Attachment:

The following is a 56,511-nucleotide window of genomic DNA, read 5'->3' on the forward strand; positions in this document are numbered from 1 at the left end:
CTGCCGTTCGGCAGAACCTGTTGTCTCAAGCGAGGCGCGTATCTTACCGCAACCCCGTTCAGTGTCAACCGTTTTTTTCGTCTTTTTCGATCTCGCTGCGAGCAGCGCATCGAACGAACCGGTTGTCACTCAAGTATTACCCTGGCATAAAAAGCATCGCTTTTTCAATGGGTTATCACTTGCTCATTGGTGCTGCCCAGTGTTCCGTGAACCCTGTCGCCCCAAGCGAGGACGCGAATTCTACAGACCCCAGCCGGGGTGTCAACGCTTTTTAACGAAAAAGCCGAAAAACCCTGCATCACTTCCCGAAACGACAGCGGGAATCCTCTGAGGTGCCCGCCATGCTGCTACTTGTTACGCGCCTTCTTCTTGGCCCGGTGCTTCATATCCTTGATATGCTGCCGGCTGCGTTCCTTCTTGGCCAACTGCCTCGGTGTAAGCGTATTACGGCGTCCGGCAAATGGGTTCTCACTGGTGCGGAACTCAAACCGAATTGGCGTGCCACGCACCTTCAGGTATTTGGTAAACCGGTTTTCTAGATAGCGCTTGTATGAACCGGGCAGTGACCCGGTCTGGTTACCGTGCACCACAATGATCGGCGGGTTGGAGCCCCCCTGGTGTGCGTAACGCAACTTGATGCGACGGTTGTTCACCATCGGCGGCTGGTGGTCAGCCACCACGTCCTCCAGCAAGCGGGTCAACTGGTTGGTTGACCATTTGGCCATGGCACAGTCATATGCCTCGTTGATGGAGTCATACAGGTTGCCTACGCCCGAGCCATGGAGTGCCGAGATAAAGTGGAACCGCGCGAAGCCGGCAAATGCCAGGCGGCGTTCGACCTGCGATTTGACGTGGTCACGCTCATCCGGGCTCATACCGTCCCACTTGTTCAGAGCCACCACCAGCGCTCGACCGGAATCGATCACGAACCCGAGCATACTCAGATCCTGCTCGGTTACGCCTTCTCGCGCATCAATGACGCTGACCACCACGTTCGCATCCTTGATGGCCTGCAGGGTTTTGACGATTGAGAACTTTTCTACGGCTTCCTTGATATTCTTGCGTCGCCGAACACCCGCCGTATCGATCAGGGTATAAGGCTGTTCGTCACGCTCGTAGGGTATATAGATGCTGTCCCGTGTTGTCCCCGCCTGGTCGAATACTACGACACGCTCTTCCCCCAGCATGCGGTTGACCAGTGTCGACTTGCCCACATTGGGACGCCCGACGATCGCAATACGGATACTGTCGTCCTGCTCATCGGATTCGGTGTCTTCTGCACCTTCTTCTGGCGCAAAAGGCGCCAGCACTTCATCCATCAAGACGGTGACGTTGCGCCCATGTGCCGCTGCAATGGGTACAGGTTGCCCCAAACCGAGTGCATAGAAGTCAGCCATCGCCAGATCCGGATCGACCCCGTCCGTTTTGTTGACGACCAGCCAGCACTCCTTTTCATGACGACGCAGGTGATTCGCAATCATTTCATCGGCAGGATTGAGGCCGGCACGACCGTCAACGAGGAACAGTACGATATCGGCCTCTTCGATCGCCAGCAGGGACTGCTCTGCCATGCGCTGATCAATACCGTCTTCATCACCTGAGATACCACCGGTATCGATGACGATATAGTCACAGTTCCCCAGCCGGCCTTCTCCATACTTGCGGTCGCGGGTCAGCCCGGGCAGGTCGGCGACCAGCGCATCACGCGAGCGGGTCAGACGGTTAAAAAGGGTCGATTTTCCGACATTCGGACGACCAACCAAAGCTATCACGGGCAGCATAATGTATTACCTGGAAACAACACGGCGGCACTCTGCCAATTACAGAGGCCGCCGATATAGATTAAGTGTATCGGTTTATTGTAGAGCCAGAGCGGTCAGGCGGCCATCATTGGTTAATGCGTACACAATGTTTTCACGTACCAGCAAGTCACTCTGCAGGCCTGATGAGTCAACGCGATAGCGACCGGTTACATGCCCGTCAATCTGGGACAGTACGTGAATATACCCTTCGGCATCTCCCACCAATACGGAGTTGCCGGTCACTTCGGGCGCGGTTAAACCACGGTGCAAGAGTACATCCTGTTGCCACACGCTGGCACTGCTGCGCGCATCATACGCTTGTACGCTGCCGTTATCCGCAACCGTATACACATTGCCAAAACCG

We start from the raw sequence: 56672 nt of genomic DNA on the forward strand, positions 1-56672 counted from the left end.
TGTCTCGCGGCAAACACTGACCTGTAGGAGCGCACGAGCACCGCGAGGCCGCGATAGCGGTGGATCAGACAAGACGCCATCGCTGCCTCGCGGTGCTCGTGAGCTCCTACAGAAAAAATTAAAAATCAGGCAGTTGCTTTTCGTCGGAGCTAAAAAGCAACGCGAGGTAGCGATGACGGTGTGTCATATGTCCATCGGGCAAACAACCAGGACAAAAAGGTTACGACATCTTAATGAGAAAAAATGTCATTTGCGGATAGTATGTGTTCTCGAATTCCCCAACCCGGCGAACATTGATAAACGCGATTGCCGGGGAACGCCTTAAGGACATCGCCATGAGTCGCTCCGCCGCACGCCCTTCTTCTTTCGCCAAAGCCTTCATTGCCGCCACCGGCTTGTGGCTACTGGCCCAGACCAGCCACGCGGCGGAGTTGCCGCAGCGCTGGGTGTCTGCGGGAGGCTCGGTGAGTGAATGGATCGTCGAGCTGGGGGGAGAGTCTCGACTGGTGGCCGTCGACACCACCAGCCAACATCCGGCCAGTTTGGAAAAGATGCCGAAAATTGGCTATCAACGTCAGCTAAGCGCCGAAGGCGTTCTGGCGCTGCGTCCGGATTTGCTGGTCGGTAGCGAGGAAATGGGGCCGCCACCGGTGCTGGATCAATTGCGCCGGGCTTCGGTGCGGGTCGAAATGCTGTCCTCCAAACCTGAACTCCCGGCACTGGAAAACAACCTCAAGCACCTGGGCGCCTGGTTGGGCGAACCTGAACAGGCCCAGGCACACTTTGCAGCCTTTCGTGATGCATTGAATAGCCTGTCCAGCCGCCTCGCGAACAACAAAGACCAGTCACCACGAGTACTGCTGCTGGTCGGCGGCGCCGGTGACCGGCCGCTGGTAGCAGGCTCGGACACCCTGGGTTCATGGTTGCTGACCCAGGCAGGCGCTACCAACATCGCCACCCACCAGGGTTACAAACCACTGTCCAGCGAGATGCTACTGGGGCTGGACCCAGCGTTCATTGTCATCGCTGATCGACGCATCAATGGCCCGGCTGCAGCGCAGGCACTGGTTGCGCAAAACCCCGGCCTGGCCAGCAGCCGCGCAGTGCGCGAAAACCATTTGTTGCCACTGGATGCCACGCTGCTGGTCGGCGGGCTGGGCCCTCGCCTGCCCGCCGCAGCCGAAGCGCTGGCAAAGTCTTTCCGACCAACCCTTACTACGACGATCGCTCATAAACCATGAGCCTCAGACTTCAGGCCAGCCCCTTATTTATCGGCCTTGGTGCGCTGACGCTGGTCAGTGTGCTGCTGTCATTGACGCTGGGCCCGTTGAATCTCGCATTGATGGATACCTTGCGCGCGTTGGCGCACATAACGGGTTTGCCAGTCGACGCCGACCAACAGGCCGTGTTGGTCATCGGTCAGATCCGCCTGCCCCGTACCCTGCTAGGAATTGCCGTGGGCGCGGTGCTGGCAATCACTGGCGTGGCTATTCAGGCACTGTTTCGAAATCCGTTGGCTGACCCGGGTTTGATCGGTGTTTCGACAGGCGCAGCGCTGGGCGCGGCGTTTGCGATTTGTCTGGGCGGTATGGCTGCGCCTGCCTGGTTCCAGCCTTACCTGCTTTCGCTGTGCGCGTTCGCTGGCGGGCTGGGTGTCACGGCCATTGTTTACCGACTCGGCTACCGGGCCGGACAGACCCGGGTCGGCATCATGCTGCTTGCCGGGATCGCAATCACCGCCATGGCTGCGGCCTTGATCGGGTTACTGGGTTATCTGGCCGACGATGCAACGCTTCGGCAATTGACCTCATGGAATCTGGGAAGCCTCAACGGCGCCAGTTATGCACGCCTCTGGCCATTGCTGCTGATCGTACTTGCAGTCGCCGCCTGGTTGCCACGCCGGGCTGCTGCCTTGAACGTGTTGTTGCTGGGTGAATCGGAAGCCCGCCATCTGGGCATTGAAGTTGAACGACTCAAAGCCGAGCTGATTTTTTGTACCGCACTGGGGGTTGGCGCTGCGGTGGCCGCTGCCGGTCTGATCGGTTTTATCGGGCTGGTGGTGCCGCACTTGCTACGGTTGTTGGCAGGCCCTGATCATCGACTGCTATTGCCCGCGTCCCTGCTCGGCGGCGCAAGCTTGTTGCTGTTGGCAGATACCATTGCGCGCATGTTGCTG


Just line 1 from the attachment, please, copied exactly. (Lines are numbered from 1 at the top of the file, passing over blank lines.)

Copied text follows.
The following is a 56,511-nucleotide window of genomic DNA, read 5'->3' on the forward strand; positions in this document are numbered from 1 at the left end: